REVIEW: Bette Midler And Me, Upstairs At The Gatehouse ✭✭✭

Bette Midler and Me

Bette Midler… and Me
Upstairs at the Gatehouse
23rd September
3 Stars

After receiving positive reviews at the Edinburgh Fringe, Bette Midler… and Me struts into Highgate for a week, before it moves on to the St James’ Theatre in October.

West End veteran Sue Kelvin fronts an intriguing mix containing stories about Midler’s rise to fame, well-loved show tunes and autobiographical tales about her own upbringing. It’s an interesting combination but it generally works well, with the highs and lows of Midler’s life often mirroring those of Kelvin.

Kelvin is candid about her difficult upbringing, weight issues and the loss of her brother; the songs are well placed and framed so that they reflect the evolving mood of the production. It is clear that Midler was a huge influence on Kelvin’s life, providing escapism from her Dewsbury childhood (a far cry from Midler’s in Hawaii) and inspiring her through drama school and beyond.

The show is quite similar in form to The Jewish Legends, a show I recently saw at the same venue, with its mix of songs, narration and wisecracks. Even though Bette Midler and Me has the same writer (Chris Burgess) this script is a lot tighter and funnier and gained more laughs as a result.

This is partly a case of better delivery (identical gags were getting a better reception) but the script was also more colourful, featuring less biographical narration and more emotional heft. Drawing on relevant historical moments such as the Stonewall Riots and the War in Vietnam provided some interesting material as well as giving valuable context about Bette and what she stood for.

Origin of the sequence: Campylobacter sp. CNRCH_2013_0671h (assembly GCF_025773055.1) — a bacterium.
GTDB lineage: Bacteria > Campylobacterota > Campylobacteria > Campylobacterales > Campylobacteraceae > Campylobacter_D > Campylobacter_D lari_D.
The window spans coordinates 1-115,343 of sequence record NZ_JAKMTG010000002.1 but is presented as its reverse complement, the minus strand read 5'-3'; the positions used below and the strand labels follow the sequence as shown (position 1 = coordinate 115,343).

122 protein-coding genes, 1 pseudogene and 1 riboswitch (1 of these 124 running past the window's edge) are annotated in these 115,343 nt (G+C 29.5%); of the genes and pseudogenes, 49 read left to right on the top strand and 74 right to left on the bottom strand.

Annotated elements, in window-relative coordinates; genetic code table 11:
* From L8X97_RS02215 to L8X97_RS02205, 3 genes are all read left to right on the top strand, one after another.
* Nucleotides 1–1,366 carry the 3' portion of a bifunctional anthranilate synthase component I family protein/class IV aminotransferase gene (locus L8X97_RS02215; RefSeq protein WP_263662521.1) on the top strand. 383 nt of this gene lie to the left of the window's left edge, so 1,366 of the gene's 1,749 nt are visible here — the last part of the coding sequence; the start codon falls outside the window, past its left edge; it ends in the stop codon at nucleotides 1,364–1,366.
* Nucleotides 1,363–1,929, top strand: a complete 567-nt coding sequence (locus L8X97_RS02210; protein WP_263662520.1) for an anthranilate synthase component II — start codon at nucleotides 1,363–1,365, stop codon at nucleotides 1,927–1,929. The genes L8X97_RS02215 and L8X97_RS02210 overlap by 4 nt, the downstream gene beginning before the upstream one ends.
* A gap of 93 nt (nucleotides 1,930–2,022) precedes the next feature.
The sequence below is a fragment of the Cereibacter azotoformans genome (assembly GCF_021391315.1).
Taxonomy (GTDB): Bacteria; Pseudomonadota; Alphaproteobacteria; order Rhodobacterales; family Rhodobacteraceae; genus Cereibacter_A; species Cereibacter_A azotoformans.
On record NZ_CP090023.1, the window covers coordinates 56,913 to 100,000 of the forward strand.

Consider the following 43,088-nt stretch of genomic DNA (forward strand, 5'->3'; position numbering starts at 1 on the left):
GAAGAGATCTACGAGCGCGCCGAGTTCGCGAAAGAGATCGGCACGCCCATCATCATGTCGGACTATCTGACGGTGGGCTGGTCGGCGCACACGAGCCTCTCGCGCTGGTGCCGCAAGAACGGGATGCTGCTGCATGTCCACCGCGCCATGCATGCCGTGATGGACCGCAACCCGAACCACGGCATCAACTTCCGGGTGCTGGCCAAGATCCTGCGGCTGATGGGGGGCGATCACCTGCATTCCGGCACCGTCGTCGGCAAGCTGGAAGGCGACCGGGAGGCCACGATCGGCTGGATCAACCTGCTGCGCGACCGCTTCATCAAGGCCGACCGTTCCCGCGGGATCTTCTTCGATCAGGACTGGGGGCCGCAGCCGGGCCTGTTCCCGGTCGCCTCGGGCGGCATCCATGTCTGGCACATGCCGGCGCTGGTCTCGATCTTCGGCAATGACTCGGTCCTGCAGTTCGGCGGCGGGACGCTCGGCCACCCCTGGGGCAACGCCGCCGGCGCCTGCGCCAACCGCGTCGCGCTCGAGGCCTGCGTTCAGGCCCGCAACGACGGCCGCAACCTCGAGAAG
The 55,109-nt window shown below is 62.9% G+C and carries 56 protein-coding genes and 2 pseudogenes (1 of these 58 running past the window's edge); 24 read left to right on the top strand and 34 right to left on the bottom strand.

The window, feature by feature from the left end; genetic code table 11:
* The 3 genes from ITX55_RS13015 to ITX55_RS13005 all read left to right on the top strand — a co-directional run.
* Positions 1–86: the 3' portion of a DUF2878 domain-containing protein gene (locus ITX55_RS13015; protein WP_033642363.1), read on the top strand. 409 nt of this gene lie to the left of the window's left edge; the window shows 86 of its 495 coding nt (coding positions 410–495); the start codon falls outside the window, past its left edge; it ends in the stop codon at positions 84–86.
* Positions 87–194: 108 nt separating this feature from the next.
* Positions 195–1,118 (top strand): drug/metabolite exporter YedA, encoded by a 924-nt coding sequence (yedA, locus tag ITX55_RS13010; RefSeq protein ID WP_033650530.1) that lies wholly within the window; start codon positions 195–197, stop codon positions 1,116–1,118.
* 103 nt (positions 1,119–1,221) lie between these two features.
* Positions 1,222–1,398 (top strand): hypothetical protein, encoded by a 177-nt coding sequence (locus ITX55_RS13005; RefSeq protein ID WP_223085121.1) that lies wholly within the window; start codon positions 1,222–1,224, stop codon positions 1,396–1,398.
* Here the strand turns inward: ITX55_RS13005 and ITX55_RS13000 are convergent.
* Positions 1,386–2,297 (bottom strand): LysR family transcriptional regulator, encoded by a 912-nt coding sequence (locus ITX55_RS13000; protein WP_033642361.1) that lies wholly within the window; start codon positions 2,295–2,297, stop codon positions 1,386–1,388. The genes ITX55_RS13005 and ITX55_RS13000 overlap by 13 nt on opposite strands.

The personal anecdotes from Kelvin were massively touching and it would have been nice to see this part of the piece developed even further, even at the expense of some of the Midler stories. One grating aspect was the number of fat jokes that Kelvin makes at her own expense; whilst it started as self-deprecating, it felt a bit like self-flagellation by the end.

Bette Midler and Me

Sue Kelvin and Alex Young in Bette Midler and Me

The show finished with a comedy puppet recreation of the Midler film Beaches (for disclosure, I haven’t seen the film, as they cleverly made me confess with a bit of audience participation). Although the skit got a decent audience reaction, it seemed exponentially less funny that what preceded it and provided a rather odd ending to what had previously been quite a touching show.

The music was predictably sharp, with award-winning Sarah Travis on piano and backing vocals. Kelvin, Travis and the excellent Alex Young produced some beautiful harmonies, with The Rose and Stay With Me giving the cast a chance to show their full vocal range.

Kelvin is a fun and engaging narrator, positioning herself as a fan rather than an impersonator. Her voice is capable of considerable depth and she’s a strong storyteller. She has great chemistry with her sidekick for the evening Alex Young and the two bounce off each other really well (as opposed to the often seen revue pitfall of delivering a line and then mentally checking out until your next one).

Alex Young proves to be far more than backing support; she’s a magnetic presence on stage and has a stunning voice. Her vocal contribution to From A Distance was superb and arguably upstaged her co-star. During the course of the production, she not only sang but also played the piano, flute and ukulele. Affable and fun to watch, she’s certainly one for the future.

This is certainly a must-see show for Midler fans and thanks to an energetic cast and some sparkling tunes there’s plenty to keep everyone else entertained as well.

Bette Midler and Me transfers to the St James Theatre, London on the 2nd and 3rd October 2015

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